By Roger Stone
Florida Congressman Byron Donalds and Cory Mills’ recent endorsement of President Trump is further evidence of the erosion of the political prospects of Governor Ron DeSantis. Since this was first posted Florida Congressmen John Rutherford, Brian Mast and Greg Steube have also endorsed the former President. Congressman Matt Gaetz and Congresswoman Anna Paulina Luna endorsed Trump earlier- which means seven members of Congress from Florida have now formally backed the former President.
Florida Congressman Byron Donalds’ surprise endorsement of President Donald Trump, followed by the endorsement of newly elected Congressman Cory Mills, is further evidence of the erosion of the political prospects of Governor Ron DeSantis, who, to the surprise of some, has turned on the man who is solely and completely responsible for his elevation from the position of obscure and relatively unknown congressman to the governorship of the Sunshine State.
Perhaps 2018 is too long ago for many Americans to remember that the entire Florida Republican establishment, including all 67 Republican county chairmen, every elected Republican state representative, state senator, or every Republican member of the Florida congressional delegation had endorsed former Congressman and Florida Agriculture Commissioner Adam Putnam in that year’s Republican gubernatorial primary.
Those with a better memory have noted the abject refusal of Congressman Ron DeSantis to endorse Trump in 2016—even after the New York billionaire came out of nowhere to seize the Republican presidential nomination. DeSantis became a “fierce Trump defender” only after Trump was elected—seizing the opportunity to come to Trump’s attention by defending him against the “Russian collusion” hoax on Fox television, as well as conservative talk radio.
It is only the tweeted endorsement of Donald Trump that allowed DeSantis to skyrocket past Putnam and seize the Republican gubernatorial nomination. How quickly DeSantis and his wife have forgotten this cringe-worthy television commercial in which DeSantis seized the Trump mantle in order to win the gubernatorial nomination.
Even then, Trump had to rearrange his schedule in the closing days of the 2018 campaign to hold three rallies in Florida in the final two weeks of the gubernatorial race to literally drag DeSantis, a lackluster candidate with little knowledge of state issues, across the finish line by a mere 30,000 votes.
DeSantis would raise and spend over $100 million on reelection, and although he would win a solid victory, his campaign produced media almost as embarrassing as his jock-sniffing Trump ad in the 2018 primary.
Who can forget when DeSantis let Florida voters know that God had anointed him to save the state and Nation?!
Even more embarrassing is the ad in which DeSantis, a self-styled “tough guy,” declared himself the “TOP GOV,” mimicking the popular movie featuring Tom Cruise, Top Gun.
The standing of DeSantis in both state and national polls soared in the immediate aftermath of his smashing Florida victory. On the other hand, his failure to rally to Trump’s support in the face of the illegitimate “lawfare” unleashed by Manhattan District Attorney Alvin Bragg, and his subsequent attacks on his benefactor, go down in history as some of the worst political timing in modern politics.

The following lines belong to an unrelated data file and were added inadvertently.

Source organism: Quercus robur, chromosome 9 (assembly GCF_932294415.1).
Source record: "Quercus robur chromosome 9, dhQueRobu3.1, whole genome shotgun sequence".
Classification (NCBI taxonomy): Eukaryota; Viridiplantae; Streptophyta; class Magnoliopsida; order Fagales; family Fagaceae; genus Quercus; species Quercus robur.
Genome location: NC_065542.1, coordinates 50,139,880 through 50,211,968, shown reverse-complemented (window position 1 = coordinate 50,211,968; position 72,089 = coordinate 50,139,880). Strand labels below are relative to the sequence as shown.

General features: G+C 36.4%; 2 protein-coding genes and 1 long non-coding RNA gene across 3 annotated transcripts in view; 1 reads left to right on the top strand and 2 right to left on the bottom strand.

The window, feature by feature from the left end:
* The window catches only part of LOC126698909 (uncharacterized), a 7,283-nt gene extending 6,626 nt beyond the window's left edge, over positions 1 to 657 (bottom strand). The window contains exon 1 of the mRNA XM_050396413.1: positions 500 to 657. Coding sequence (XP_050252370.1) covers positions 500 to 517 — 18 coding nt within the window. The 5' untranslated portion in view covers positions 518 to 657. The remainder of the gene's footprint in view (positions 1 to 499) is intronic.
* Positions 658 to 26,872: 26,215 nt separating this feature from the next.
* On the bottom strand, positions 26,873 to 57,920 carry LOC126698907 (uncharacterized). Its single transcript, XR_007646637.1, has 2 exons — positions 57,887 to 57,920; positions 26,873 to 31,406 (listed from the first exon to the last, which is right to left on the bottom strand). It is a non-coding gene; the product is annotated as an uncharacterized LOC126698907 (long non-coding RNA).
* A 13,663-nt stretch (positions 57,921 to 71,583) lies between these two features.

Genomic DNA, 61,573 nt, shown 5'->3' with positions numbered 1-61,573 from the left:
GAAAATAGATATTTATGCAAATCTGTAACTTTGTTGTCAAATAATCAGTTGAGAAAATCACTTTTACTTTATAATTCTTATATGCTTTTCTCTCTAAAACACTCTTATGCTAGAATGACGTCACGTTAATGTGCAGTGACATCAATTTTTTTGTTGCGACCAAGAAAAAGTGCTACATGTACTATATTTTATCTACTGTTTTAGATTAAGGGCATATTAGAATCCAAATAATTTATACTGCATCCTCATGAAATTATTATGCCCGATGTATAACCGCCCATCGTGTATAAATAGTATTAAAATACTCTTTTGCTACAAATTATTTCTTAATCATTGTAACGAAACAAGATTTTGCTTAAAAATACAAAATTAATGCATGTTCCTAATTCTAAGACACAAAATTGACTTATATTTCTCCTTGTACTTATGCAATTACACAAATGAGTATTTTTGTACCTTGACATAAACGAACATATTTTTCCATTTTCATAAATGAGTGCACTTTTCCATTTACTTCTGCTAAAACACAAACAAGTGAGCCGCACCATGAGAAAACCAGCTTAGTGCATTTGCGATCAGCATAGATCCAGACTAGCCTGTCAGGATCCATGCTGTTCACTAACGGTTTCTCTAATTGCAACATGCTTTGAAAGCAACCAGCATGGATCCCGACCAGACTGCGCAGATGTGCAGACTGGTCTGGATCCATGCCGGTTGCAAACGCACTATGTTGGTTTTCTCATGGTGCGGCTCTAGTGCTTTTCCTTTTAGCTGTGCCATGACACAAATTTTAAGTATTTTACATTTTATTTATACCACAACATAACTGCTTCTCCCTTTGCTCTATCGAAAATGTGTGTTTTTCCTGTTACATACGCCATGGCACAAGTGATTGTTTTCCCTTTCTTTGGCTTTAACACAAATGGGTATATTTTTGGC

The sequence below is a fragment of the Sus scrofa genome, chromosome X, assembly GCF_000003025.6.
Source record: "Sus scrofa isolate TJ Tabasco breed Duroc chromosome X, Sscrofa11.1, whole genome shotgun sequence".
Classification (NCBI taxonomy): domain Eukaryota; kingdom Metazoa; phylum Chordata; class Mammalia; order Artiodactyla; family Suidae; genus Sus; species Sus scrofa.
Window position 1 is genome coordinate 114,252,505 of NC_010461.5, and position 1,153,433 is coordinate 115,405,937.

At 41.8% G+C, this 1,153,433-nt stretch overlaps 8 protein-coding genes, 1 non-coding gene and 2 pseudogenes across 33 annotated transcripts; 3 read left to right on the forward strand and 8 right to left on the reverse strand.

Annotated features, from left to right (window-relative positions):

Just the same, the recognition by DeSantis and his wife that the anti-establishment America First wing of the party is still in the ascendency and the Governor’s thematic claim to be “Trump without the chaos,” might have positioned him well for 2028 and beyond—had he, at a mere 42-years-old, simply waited. In fact, those who argue that DeSantis is more electable against the Democrats in a general election have it exactly wrong. By mounting a treacherous and backstabbing presidential candidacy, DeSantis has won what will be the undying enmity of a substantial number of non-Republican Trump voters who will never support his candidacy—even if he were to somehow become the 2024 republican nominee.
The Governor is also playing more traditional political games; for example, promising his old law school roommate, former Nevada Attorney General Adam Laxalt, as well as Florida Attorney General Ashley Moody, that they will both be U.S. Attorney General. At the same time, DeSantis hopes to shuffle Lieutenant Governor Jeanette Nuñez (whose unhinged attacks on Trump on Twitter have probably destroyed any upward mobility she might have statewide in Florida off to a hopeless race for Mayor of Miami-Dade County in 2024—in order to deliver the Governor’s Mansion to Florida CFO Jimmy Patronis. None of this really matters, as DeSantis will not be leaving the governorship early once the entirely compliant Florida Republican Legislator repeals the current state law that would require DeSantis to resign from state office before seeking federal office.
The only Florida governor in history who has successfully been able to name his successor is Democrat Lawton Chiles, who did so unfortunately by dropping dead—whereupon Buddy MacKay became Governor. With his courageous endorsement of Trump, Congressman Byron Donalds has already emerged as a formidable contender for Governor of the Sunshine State post-DeSantis.